Face validity This is a basic and the minimum index of content validity. Face validity indicates that the items that are supposed to measure a concept, on the face of it, do look like they are measuring the concepts. The commonly used other names of the content validity are intrinsic validity, circular validity, relevance, and representativeness.

Criterion-related validity This form of validity reflects the success of measures used for some empirical estimating purpose. One may want to predict some outcome or estimate the existence of some current behaviour or condition. These cases involve predictive and concurrent validity, respectively. They differ only in a time perspective. An opinionaire or opinion questionnaire that correctly forecasts the outcome of a union election has predictive validity. An observational method that correctly categorises families by current income class has concurrent validity. While these examples appear to have rather simple and unambiguous validity criteria, there are difficulties in estimating validity.

criterion related validity
Is an external validity which reflects the success of measures used for some empirical estimating purpose.

It is a must to assure that the validity criterion used itself is ‘valid’. Thorndike and Hagen (1969) suggest that any criterion must be judged in terms of four qualities: relevance, freedom from bias, reliability, and availability.

Other authors have called predictive validity as empirical validity or statistical validity. An example of this is provided in Annexure 10.2.

Construct validity Construct validity testifies to how well the results obtained from the use of the measure fits the theory around which the test is designed. It is concerned with knowing more than just that a measuring instrument works. It is involved with the factors that lie behind the measurement scores obtained; with what factors or characteristics (that is, constructs) account for or explain the variance in measurement scores. One may also wish to measure or infer the presence of abstract characteristics for which no empirical validation seems possible. Attitude scales and aptitude and personality tests generally concern concepts that fall in this category. Even though this validation situation is much more difficult, it is necessary to have some assurance that the measurement has an acceptable degree of validity. In attempting to determine construct validity, one associates a set of other propositions with the results derived from using the measurement tool. If measurements on the devised scale correlate in a predicted way with these other propositions, it is easy to conclude that there is some construct validity.

Construct validity is assessed through convergent validity and discriminant validity. Convergent validity is established when the scores obtained by two different instruments measuring the same concept are highly correlated. Discriminant validity is established when, based on theory, two variables are predicted to be uncorrelated, and the scores obtained by measuring them are indeed empirically found to be so.

One of the widely used methods of simultaneously establishing convergent and discriminant validity (construct validity) is the multi-trait multi-method matrix (MTMM), (Campbell and Fiske, 1959). The basic concept of multi trait-multi method matrix is that correlation among the scores of the same trait should be the largest correlations in the matrix (Refer Table 10.2).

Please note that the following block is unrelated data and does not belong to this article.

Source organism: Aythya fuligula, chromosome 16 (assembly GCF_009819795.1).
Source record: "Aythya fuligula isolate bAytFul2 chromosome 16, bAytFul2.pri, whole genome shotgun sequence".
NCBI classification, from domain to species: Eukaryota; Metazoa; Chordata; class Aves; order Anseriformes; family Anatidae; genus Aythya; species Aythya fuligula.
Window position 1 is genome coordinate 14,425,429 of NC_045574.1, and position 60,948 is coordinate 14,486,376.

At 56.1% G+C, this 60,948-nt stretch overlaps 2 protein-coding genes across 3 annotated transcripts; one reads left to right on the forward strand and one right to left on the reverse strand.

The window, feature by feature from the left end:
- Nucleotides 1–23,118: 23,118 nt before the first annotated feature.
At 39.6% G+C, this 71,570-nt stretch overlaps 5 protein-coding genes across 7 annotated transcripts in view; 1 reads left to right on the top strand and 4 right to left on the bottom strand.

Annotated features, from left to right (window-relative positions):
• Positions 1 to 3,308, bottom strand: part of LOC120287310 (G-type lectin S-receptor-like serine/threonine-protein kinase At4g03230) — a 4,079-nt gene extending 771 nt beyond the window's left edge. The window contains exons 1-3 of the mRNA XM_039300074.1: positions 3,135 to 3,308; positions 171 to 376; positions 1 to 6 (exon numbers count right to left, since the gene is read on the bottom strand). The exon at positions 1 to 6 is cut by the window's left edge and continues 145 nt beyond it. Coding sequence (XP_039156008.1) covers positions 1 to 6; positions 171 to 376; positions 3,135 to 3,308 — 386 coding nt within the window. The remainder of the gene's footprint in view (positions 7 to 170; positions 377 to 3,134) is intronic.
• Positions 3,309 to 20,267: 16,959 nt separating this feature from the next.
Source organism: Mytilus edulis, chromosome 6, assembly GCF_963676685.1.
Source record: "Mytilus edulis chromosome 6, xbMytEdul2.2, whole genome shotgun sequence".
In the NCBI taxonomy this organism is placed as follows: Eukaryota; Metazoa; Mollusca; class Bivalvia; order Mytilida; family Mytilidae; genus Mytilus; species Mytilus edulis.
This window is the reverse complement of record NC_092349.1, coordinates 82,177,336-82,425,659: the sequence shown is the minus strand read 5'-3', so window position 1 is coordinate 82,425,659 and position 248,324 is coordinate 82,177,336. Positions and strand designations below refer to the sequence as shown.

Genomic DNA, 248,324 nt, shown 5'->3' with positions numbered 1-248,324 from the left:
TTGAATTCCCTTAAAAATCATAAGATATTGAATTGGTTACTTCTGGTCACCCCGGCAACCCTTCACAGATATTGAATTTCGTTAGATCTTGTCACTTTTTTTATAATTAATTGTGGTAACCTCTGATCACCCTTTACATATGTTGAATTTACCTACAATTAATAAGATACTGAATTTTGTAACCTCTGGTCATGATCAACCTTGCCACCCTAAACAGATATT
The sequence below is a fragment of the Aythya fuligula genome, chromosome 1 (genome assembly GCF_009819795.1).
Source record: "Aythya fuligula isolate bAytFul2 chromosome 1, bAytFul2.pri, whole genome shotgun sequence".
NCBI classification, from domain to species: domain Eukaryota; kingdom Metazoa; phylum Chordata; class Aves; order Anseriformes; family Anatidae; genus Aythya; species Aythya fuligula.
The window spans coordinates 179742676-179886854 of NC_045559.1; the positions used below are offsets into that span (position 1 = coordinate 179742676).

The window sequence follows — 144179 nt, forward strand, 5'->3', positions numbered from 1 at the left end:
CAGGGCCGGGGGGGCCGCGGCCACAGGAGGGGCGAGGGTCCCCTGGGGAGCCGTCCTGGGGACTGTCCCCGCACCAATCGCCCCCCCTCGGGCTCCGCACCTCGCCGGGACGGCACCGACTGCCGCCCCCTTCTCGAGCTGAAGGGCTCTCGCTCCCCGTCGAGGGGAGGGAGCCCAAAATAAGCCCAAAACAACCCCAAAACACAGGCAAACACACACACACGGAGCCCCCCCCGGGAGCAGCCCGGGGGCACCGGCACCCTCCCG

multi trait – multi method
This method uses a matrix of correlations among the scores of the same trait or quality and the measurement methods. The largest correlation coefficient establishes the construct validity.


Table 10.2 Multi-trait Multi-method Matrix

The correlation between a measure of one trait (construct) and a measure of another construct should be smaller than the correlations between two measures of the same trait (construct). This would establish both convergent and discriminant validities.

Because of the common measurement effect, M2 is more highly correlated with M3 than those between M1-M3, M1-M4 and M2-M4 but will be lower than that between M1-M2 and M3-M4.

A single study doesn’t establish construct validity. It is construed as an extending process of investigation; even tentative acceptance of construct validity demands some amount of aggregation of results of reliability and validity studies in a series. In any case it is not a certification of a measure (Peter, 1981). In literature, construct validity has been referred with different names such as trait validity and factorial validity. An example is provided in Annexure 10.3.

Reliability in Measurement

The reliability of a measure indicates the stability and consistency with which the instrument measures the concept and helps to assess the ‘goodness’ of a measure. A measure is reliable to the degree that it supplies consistent results. Reliability is a partial contributor to validity. A reliable instrument need not be valid, but a valid instrument is reliable. Reliability is not as valuable as validity, but is easier to assess. Reliable instruments can at least be used with confidence that a number of transient and situational factors are not interfering. They are robust instruments in that they work well under different conditions and at different times. This distinction of time and condition is the basis for identification of two aspects of reliability—stability and equivalence.